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Open Access Highly Accessed Research article

The genetic control of growth rate: a systems biology study in yeast

Pınar Pir1, Alex Gutteridge1, Jian Wu2, Bharat Rash2, Douglas B Kell3, Nianshu Zhang1 and Stephen G Oliver1*

Author Affiliations

1 Cambridge Systems Biology Centre and Department of Biochemistry, University of Cambridge, Sanger Building, 80 Tennis Court Road, Cambridge CB2 1GA, UK

2 Faculty of Life Sciences, The University of Manchester, Michael Smith Building, Oxford Road, Manchester M13 9PT, UK

3 Manchester Interdisciplinary Biocentre and School of Chemistry, The University of Manchester, 131 Princess Street, Manchester M1 7DN, UK

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BMC Systems Biology 2012, 6:4  doi:10.1186/1752-0509-6-4

Published: 13 January 2012

Abstract

Background

Control of growth rate is mediated by tight regulation mechanisms in all free-living organisms since long-term survival depends on adaptation to diverse environmental conditions. The yeast, Saccharomyces cerevisiae, when growing under nutrient-limited conditions, controls its growth rate via both nutrient-specific and nutrient-independent gene sets. At slow growth rates, at least, it has been found that the expression of the genes that exert significant control over growth rate (high flux control or HFC genes) is not necessarily regulated by growth rate itself. It has not been determined whether the set of HFC genes is the same at all growth rates or whether it is the same in conditions of nutrient limitation or excess.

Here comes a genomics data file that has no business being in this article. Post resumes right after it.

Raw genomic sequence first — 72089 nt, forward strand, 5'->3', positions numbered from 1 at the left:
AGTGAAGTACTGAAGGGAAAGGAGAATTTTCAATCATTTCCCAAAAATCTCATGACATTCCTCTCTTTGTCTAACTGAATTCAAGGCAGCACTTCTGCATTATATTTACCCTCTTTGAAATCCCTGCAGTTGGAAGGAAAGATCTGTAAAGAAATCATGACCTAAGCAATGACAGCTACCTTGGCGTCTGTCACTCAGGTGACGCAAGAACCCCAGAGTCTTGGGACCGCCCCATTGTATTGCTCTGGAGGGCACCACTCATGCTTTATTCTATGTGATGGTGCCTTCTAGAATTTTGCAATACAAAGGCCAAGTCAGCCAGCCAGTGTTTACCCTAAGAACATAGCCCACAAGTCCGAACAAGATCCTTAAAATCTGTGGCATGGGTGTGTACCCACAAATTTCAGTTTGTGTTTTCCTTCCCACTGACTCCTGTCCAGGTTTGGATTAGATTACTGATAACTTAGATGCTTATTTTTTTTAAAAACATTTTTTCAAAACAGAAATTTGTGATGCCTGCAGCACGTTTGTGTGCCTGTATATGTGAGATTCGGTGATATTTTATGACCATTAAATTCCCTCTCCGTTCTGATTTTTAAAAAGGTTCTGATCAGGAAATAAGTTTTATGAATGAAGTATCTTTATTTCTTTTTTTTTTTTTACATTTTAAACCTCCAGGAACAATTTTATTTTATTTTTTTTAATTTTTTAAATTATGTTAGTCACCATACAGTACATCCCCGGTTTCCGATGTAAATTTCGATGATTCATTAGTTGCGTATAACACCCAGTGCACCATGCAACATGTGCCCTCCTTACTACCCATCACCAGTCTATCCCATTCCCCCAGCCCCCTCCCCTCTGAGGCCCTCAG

Results

HFC genes were identified in competition experiments in which a population of hemizygous diploid yeast deletants were grown at, or close to, the maximum specific growth rate in either nutrient-limiting or nutrient-sufficient conditions. A hemizygous mutant is one in which one of any pair of homologous genes is deleted in a diploid, These HFC genes divided into two classes: a haploinsufficient (HI) set, where the hemizygous mutants grow slower than the wild type, and a haploproficient (HP) set, which comprises hemizygotes that grow faster than the wild type. The HI set was found to be enriched for genes involved in the processes of gene expression, while the HP set was enriched for genes concerned with the cell cycle and genome integrity.

Conclusion

A subset of growth-regulated genes have HFC characteristics when grown in conditions where there are few, or no, external constraints on the rate of growth that cells may attain. This subset is enriched for genes that participate in the processes of gene expression, itself (i.e. transcription and translation). The fact that haploproficiency is exhibited by mutants grown at the previously determined maximum rate implies that the control of growth rate in this simple eukaryote represents a trade-off between the selective advantages of rapid growth and the need to maintain the integrity of the genome.